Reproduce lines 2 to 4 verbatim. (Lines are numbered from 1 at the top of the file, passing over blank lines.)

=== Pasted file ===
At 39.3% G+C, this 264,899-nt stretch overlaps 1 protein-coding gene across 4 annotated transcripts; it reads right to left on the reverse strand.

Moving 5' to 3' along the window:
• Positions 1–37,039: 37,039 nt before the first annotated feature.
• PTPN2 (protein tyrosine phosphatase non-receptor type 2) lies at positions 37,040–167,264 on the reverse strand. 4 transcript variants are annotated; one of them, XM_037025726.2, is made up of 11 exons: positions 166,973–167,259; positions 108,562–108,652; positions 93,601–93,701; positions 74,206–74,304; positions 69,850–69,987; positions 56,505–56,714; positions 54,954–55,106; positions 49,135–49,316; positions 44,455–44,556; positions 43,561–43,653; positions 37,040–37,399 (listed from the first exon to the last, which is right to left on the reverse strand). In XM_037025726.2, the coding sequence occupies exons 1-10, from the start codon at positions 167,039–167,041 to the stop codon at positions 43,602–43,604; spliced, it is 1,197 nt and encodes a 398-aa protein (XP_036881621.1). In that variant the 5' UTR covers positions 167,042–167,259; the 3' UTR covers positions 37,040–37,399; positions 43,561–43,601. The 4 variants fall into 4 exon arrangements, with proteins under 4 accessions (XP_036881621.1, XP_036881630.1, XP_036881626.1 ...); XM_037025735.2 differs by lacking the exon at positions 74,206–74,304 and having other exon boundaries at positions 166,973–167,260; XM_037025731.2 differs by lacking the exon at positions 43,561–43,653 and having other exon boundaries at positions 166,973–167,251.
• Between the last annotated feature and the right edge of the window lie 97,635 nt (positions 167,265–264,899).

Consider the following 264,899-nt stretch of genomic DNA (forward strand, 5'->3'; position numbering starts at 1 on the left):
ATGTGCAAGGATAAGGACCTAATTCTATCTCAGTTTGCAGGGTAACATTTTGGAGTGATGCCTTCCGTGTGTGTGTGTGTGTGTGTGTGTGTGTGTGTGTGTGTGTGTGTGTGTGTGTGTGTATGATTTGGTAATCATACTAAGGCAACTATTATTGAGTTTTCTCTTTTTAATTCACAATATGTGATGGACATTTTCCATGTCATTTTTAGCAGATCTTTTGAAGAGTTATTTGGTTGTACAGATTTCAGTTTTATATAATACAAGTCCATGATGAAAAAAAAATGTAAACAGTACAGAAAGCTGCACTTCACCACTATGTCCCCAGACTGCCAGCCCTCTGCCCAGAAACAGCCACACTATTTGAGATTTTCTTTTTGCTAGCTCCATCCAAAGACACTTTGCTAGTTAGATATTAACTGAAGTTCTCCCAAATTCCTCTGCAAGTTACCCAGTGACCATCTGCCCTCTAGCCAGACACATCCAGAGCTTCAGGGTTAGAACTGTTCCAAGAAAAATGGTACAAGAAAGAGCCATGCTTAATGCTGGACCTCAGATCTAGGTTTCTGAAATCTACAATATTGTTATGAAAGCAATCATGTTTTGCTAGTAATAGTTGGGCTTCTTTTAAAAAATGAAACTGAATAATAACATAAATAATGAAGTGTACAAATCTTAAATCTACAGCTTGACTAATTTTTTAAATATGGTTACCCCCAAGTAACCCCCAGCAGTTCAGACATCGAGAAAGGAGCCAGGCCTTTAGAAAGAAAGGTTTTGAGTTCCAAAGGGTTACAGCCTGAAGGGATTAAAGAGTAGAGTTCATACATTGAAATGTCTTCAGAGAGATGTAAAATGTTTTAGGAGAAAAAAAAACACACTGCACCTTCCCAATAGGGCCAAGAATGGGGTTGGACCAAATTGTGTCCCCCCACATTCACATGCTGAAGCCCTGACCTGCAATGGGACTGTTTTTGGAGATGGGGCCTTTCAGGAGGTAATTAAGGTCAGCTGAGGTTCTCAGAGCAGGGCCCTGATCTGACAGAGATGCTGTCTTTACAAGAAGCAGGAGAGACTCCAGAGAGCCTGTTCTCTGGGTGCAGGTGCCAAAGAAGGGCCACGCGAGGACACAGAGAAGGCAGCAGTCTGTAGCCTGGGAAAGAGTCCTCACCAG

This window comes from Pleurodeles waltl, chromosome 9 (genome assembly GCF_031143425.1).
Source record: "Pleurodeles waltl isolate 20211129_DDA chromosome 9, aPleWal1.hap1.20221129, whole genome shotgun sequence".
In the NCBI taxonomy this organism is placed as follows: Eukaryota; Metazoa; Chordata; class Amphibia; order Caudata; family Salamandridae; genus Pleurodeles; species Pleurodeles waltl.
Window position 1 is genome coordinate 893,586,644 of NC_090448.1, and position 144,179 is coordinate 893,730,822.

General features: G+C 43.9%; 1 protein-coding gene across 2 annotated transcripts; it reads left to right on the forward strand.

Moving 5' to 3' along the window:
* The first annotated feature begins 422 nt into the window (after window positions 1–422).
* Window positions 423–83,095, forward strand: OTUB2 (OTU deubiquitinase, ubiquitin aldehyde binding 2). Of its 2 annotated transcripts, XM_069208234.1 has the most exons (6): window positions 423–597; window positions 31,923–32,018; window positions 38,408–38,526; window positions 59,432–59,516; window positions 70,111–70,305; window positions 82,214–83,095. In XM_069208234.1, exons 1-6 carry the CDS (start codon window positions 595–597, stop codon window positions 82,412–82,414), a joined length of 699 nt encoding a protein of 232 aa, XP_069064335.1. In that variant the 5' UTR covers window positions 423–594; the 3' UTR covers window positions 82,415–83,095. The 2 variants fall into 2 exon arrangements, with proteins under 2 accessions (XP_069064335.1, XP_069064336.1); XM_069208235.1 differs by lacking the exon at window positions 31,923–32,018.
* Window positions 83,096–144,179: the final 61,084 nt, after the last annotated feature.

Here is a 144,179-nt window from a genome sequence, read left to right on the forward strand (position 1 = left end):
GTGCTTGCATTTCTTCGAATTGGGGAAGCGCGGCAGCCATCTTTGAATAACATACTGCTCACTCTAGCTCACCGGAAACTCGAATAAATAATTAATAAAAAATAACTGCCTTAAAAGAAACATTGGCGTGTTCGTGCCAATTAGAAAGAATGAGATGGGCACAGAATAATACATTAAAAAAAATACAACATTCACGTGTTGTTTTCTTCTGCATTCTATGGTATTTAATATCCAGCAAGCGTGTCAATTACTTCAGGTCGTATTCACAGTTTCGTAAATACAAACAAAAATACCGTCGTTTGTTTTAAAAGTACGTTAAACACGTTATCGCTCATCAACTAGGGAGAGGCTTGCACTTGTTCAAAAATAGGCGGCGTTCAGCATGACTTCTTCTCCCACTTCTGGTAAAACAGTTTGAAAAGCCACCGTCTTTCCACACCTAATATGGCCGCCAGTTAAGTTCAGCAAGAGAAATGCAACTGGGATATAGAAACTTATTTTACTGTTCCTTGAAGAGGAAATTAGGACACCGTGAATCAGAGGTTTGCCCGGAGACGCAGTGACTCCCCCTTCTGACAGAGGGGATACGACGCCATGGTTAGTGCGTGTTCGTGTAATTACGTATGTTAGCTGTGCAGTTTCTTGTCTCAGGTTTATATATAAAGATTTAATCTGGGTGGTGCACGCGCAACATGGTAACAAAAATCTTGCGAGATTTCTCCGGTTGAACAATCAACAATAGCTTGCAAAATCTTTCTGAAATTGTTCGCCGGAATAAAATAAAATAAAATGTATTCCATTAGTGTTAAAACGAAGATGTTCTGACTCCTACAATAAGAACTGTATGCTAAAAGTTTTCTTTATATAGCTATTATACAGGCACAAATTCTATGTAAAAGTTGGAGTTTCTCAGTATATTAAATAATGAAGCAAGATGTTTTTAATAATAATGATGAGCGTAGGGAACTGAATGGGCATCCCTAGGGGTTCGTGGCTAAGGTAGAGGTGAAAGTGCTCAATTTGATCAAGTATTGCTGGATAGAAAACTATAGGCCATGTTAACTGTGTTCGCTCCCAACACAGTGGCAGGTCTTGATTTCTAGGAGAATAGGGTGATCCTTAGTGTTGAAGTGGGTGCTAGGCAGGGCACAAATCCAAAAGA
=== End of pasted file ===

Moving 5' to 3' along the window:
• Positions 1–37,039: 37,039 nt before the first annotated feature.
• PTPN2 (protein tyrosine phosphatase non-receptor type 2) lies at positions 37,040–167,264 on the reverse strand. 4 transcript variants are annotated; one of them, XM_037025726.2, is made up of 11 exons: positions 166,973–167,259; positions 108,562–108,652; positions 93,601–93,701; positions 74,206–74,304; positions 69,850–69,987; positions 56,505–56,714; positions 54,954–55,106; positions 49,135–49,316; positions 44,455–44,556; positions 43,561–43,653; positions 37,040–37,399 (listed from the first exon to the last, which is right to left on the reverse strand). In XM_037025726.2, the coding sequence occupies exons 1-10, from the start codon at positions 167,039–167,041 to the stop codon at positions 43,602–43,604; spliced, it is 1,197 nt and encodes a 398-aa protein (XP_036881621.1). In that variant the 5' UTR covers positions 167,042–167,259; the 3' UTR covers positions 37,040–37,399; positions 43,561–43,601. The 4 variants fall into 4 exon arrangements, with proteins under 4 accessions (XP_036881621.1, XP_036881630.1, XP_036881626.1 ...); XM_037025735.2 differs by lacking the exon at positions 74,206–74,304 and having other exon boundaries at positions 166,973–167,260; XM_037025731.2 differs by lacking the exon at positions 43,561–43,653 and having other exon boundaries at positions 166,973–167,251.